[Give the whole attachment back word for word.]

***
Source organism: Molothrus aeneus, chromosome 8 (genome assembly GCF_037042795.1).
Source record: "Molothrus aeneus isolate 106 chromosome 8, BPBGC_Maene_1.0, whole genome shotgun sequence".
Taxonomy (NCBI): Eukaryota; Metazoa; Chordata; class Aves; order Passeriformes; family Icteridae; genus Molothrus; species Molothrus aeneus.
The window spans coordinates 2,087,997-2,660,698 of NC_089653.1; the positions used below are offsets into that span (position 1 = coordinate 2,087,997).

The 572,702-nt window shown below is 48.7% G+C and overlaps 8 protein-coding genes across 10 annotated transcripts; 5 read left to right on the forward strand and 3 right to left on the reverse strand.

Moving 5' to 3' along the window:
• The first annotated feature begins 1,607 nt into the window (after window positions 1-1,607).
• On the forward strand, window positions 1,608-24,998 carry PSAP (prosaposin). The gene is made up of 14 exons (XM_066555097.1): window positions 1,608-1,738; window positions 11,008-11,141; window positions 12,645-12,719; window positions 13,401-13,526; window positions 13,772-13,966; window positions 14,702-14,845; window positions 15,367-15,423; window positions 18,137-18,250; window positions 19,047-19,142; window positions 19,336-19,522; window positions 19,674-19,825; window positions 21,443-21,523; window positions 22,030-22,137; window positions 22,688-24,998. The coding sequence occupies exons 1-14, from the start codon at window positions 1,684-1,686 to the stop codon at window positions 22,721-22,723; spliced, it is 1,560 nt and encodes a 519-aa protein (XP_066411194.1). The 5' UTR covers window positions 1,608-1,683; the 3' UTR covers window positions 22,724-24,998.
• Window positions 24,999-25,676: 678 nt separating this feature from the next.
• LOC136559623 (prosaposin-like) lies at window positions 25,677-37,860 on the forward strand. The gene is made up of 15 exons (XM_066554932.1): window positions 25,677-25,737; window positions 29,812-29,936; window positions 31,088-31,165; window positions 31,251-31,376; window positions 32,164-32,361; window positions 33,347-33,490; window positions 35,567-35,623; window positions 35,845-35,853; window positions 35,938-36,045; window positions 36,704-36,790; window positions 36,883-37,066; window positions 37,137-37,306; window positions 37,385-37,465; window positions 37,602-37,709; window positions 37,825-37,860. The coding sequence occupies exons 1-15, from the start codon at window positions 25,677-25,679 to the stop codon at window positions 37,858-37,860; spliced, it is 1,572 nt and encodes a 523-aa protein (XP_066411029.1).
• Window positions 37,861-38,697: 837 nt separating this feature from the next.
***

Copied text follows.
Source organism: Molothrus aeneus, chromosome 8 (genome assembly GCF_037042795.1).
Source record: "Molothrus aeneus isolate 106 chromosome 8, BPBGC_Maene_1.0, whole genome shotgun sequence".
Taxonomy (NCBI): Eukaryota; Metazoa; Chordata; class Aves; order Passeriformes; family Icteridae; genus Molothrus; species Molothrus aeneus.
The window spans coordinates 2,087,997-2,660,698 of NC_089653.1; the positions used below are offsets into that span (position 1 = coordinate 2,087,997).

The 572,702-nt window shown below is 48.7% G+C and overlaps 8 protein-coding genes across 10 annotated transcripts; 5 read left to right on the forward strand and 3 right to left on the reverse strand.

Moving 5' to 3' along the window:
• The first annotated feature begins 1,607 nt into the window (after window positions 1-1,607).
• On the forward strand, window positions 1,608-24,998 carry PSAP (prosaposin). The gene is made up of 14 exons (XM_066555097.1): window positions 1,608-1,738; window positions 11,008-11,141; window positions 12,645-12,719; window positions 13,401-13,526; window positions 13,772-13,966; window positions 14,702-14,845; window positions 15,367-15,423; window positions 18,137-18,250; window positions 19,047-19,142; window positions 19,336-19,522; window positions 19,674-19,825; window positions 21,443-21,523; window positions 22,030-22,137; window positions 22,688-24,998. The coding sequence occupies exons 1-14, from the start codon at window positions 1,684-1,686 to the stop codon at window positions 22,721-22,723; spliced, it is 1,560 nt and encodes a 519-aa protein (XP_066411194.1). The 5' UTR covers window positions 1,608-1,683; the 3' UTR covers window positions 22,724-24,998.
• Window positions 24,999-25,676: 678 nt separating this feature from the next.
• LOC136559623 (prosaposin-like) lies at window positions 25,677-37,860 on the forward strand. The gene is made up of 15 exons (XM_066554932.1): window positions 25,677-25,737; window positions 29,812-29,936; window positions 31,088-31,165; window positions 31,251-31,376; window positions 32,164-32,361; window positions 33,347-33,490; window positions 35,567-35,623; window positions 35,845-35,853; window positions 35,938-36,045; window positions 36,704-36,790; window positions 36,883-37,066; window positions 37,137-37,306; window positions 37,385-37,465; window positions 37,602-37,709; window positions 37,825-37,860. The coding sequence occupies exons 1-15, from the start codon at window positions 25,677-25,679 to the stop codon at window positions 37,858-37,860; spliced, it is 1,572 nt and encodes a 523-aa protein (XP_066411029.1).
• Window positions 37,861-38,697: 837 nt separating this feature from the next.